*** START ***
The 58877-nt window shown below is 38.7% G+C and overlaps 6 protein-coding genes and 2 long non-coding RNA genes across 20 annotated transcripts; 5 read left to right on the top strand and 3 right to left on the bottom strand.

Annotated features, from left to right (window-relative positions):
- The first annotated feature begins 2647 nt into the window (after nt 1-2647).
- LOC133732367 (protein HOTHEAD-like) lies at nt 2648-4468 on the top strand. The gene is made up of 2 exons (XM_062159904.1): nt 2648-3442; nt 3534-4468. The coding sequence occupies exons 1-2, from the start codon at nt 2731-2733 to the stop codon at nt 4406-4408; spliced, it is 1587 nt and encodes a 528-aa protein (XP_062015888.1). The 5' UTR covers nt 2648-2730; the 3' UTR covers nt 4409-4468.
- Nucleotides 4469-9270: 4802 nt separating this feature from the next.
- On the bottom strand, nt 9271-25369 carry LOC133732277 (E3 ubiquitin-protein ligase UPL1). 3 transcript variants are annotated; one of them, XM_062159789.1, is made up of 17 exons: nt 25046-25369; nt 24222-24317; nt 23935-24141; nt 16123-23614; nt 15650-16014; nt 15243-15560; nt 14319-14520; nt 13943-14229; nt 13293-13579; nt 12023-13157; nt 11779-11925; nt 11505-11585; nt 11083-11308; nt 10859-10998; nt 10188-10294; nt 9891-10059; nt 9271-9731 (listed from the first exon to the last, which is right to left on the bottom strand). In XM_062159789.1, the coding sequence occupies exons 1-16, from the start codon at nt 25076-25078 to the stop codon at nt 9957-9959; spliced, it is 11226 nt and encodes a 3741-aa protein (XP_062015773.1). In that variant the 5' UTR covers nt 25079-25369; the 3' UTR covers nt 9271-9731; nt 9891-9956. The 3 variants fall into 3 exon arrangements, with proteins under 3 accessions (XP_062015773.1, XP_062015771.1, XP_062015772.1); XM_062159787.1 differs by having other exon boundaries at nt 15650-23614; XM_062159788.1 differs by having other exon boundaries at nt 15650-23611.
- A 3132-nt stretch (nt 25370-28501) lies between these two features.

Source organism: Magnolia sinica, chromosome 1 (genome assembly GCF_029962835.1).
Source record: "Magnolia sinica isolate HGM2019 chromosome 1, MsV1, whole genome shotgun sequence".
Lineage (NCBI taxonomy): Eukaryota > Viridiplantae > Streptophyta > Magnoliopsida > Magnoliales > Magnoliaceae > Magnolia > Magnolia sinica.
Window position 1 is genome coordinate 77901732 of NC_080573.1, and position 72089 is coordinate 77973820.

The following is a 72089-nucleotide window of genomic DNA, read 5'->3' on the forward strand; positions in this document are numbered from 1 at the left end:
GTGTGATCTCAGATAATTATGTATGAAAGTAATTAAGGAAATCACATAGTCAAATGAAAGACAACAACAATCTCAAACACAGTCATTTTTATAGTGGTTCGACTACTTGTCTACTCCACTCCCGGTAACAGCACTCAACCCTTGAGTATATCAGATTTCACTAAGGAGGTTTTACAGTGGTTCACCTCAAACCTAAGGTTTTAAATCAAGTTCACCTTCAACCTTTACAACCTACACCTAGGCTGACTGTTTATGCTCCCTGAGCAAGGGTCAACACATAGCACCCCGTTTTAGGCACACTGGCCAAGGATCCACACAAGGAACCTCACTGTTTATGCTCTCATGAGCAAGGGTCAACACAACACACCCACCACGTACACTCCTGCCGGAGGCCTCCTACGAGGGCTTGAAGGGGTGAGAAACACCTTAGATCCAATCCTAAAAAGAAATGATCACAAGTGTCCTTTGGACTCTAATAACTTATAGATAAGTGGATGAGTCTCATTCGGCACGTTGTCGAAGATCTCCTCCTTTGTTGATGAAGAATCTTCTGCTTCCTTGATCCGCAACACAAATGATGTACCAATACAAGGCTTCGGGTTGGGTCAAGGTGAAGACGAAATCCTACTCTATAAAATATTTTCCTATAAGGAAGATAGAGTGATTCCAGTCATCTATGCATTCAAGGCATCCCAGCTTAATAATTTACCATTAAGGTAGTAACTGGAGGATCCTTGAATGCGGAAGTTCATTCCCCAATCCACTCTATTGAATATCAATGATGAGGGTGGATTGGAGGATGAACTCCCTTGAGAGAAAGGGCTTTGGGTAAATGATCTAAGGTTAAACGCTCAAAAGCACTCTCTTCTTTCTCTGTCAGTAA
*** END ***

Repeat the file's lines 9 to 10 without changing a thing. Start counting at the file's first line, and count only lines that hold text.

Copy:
Source record: "Magnolia sinica isolate HGM2019 chromosome 1, MsV1, whole genome shotgun sequence".
Lineage (NCBI taxonomy): Eukaryota > Viridiplantae > Streptophyta > Magnoliopsida > Magnoliales > Magnoliaceae > Magnolia > Magnolia sinica.